Liz Prettejohn studied at Harvard University and the Courtauld Institute of Art. Before joining the University of Bristol in 2005, she was Professor of Modern Art at the University of Plymouth; previously she was curator of Paintings and Sculpture at Birmingham Museums and Art Gallery. Liz recently curated the major Waterhouse exhibition that was in London, the Netherlands and Montreal. She also delivered the prestigious Paul Mellon lectures in 2011.
What projects are you currently working on?
I'm working on two books; the Cambridge Companion to the Pre-Raphaelites, a collection of essays which brings both art and literature from the movement together, and The Modernity of Ancient Sculpture: Greek Sculpture and Modern Art from Winckelmann to Picasso. My main research area is British art in the 19th and 20th centuries, which is a relatively new research field.
I'm interested in the Pre-Raphaelite Brotherhood which has been something of a poor relation in academic art history, despite being highly popular with museum audiences and the general public. I've also done quite a bit of curatorial work, including leading on three significant exhibitions, on the painters Lawrence Alma-Tadema, Dante Gabriel Rossetti, and John William Waterhouse. My work has taken me to Stockholm, Munich, the States and France. British Art used to be quite inward-looking; now it's international. I'm part of a generation of students who started to popularise British Art; collaborating with people like Tim Barringer, Professor of British Art at Yale and Meaker Professor at Bristol in 2007.
What first attracted you to the arts?
My mother was an art historian – she did a PhD in Medieval Umbrian sculpture - and I travelled with her so was lucky enough to have some early exposure to this world. My father, a mathematician, is a very enthusiastic amateur violinist. So I guess my family's background in art and music steered me in this direction.
How did you come to develop an arts career?
Initially I worked as a management consultant for three years after university and gained experience in business, as well as earning enough money to pay off my debts! My first job was a curator at Birmingham Museum and Art Gallery, and I also lectured at the University of Warwick. During my PhD studies, I got involved in teaching, although I wasn't sure whether to follow a career in curating or in teaching. At Bristol, I have the opportunity to combine both elements. The curatorial aspect is particularly important and I've been able to set up such opportunities for current students.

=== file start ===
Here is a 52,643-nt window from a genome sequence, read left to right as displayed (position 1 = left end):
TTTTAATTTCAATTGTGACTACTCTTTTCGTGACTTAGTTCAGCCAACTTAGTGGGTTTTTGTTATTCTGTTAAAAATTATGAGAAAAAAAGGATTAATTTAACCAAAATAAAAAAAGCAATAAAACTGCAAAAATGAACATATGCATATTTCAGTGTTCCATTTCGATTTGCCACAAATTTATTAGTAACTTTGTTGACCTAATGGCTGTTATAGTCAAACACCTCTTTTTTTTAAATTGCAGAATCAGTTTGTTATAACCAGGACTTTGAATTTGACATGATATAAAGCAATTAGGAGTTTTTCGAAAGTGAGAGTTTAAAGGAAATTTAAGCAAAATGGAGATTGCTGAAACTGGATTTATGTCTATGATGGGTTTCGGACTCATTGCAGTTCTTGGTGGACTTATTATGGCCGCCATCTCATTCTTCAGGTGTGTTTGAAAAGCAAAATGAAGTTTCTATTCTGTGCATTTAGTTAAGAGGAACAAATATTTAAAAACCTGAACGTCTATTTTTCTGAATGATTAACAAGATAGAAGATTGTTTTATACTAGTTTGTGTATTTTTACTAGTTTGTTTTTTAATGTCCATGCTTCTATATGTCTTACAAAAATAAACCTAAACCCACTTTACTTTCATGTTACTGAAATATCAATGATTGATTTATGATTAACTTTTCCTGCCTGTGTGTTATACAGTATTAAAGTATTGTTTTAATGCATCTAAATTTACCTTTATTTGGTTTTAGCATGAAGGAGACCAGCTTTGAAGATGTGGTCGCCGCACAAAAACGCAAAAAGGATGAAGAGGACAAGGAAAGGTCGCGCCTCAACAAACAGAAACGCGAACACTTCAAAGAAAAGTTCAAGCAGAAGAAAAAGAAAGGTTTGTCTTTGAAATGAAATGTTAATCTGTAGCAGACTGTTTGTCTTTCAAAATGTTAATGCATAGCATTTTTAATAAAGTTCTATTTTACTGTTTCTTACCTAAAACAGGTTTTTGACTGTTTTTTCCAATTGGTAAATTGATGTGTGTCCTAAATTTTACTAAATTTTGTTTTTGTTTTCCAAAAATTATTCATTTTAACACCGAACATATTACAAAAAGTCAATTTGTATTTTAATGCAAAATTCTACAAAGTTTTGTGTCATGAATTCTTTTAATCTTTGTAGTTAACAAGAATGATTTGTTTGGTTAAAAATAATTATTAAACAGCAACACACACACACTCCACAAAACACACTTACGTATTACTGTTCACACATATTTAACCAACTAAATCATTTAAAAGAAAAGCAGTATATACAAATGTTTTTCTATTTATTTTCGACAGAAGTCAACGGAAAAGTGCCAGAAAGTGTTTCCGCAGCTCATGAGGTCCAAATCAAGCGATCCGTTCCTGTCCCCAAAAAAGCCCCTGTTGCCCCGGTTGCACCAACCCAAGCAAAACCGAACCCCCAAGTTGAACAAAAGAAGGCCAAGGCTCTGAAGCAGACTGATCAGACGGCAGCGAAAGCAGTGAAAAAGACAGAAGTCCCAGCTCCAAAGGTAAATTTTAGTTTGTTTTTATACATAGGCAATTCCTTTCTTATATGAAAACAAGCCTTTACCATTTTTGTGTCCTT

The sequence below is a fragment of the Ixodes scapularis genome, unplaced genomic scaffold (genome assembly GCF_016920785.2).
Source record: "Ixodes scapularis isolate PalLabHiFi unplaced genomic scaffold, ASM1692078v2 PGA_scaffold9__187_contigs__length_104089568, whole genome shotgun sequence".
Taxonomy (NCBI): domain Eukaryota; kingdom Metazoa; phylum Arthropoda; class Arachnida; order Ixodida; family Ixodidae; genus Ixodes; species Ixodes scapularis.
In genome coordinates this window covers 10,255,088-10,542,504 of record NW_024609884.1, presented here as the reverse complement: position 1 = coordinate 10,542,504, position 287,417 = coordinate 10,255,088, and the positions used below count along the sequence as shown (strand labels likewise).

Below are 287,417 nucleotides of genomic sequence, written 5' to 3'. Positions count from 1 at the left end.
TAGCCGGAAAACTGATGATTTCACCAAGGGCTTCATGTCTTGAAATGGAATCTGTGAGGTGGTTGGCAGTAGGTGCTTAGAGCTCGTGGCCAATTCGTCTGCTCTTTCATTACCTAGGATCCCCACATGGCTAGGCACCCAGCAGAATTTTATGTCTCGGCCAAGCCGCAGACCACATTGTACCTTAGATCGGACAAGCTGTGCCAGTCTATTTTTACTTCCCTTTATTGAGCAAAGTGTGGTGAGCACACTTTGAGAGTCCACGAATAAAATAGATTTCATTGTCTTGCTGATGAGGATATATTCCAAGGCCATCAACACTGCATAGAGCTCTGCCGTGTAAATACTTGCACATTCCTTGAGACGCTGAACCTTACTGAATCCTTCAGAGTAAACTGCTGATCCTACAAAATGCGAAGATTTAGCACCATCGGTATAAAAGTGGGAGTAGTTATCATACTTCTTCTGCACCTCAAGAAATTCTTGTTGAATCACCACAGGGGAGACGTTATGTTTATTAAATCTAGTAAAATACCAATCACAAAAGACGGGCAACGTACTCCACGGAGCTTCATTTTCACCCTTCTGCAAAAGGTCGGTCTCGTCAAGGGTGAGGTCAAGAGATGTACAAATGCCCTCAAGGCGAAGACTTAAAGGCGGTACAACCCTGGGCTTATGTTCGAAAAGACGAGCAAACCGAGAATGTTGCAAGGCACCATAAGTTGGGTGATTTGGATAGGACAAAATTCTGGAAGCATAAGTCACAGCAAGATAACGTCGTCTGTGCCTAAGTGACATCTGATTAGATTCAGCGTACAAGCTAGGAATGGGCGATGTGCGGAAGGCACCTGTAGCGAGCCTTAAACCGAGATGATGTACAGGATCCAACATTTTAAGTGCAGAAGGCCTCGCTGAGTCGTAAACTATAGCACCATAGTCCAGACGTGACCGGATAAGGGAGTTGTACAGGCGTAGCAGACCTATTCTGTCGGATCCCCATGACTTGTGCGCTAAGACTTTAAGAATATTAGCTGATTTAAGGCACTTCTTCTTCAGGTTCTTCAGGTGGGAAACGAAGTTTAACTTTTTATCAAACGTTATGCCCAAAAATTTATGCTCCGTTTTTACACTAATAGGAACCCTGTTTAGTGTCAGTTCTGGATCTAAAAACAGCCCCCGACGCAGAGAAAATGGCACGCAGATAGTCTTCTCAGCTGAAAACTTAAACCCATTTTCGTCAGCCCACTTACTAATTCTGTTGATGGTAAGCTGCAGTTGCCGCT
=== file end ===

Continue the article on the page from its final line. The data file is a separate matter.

My career has really developed through raising the profile of British art in the modern period. There is a lot more research activity in this area now, but it was surprisingly neglected until quite recently, particularly given that it is so popular with the general public.
What advice would you give to anyone thinking about studying the arts?
Don't be put off! The visual arts and history of art do not generally lead to huge money-making careers. However they do open the way to a wider range of job opportunities – teaching, museum and gallery work, the commercial art world etc. - than people think, and in diverse institutions. Less obvious careers include things like running collections for corporate institutions, banks, universities, learned bodies etc., as well as more obvious pursuits such as PR, marketing and journalism. Graduates from these disciplines are usually highly employable. Sadly, arts graduates suffer a little from bad press, especially the history of art.
If you could be any fictional character, who would you be and why?
I would be Alice in Alice Through the Looking Glass, because she makes her own image and refuses to accept what other people tell her to be the truth.
Professor Liz Prettejohn is part of the public panel discussion, Art for art's sake?, concluding InsideArts at the Watershed, 7.30 pm, 20 October 2011.